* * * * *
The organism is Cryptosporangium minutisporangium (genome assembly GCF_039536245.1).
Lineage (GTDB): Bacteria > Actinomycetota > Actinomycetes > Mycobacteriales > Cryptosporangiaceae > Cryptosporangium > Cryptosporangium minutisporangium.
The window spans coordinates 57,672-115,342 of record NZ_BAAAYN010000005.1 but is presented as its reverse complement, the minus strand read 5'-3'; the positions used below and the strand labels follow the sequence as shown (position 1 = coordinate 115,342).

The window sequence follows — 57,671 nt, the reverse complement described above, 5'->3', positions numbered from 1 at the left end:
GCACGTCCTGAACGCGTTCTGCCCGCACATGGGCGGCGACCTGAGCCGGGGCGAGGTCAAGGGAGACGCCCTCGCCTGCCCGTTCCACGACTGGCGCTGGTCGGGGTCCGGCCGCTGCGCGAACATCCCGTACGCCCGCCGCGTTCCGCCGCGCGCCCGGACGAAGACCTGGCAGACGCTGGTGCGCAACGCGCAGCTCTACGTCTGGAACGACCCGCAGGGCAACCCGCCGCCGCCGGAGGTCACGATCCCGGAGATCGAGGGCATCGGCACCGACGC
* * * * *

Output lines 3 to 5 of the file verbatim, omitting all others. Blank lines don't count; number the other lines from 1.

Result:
The window spans coordinates 57,672-115,342 of record NZ_BAAAYN010000005.1 but is presented as its reverse complement, the minus strand read 5'-3'; the positions used below and the strand labels follow the sequence as shown (position 1 = coordinate 115,342).

The window sequence follows — 57,671 nt, the reverse complement described above, 5'->3', positions numbered from 1 at the left end:
GCACGTCCTGAACGCGTTCTGCCCGCACATGGGCGGCGACCTGAGCCGGGGCGAGGTCAAGGGAGACGCCCTCGCCTGCCCGTTCCACGACTGGCGCTGGTCGGGGTCCGGCCGCTGCGCGAACATCCCGTACGCCCGCCGCGTTCCGCCGCGCGCCCGGACGAAGACCTGGCAGACGCTGGTGCGCAACGCGCAGCTCTACGTCTGGAACGACCCGCAGGGCAACCCGCCGCCGCCGGAGGTCACGATCCCGGAGATCGAGGGCATCGGCACCGACGC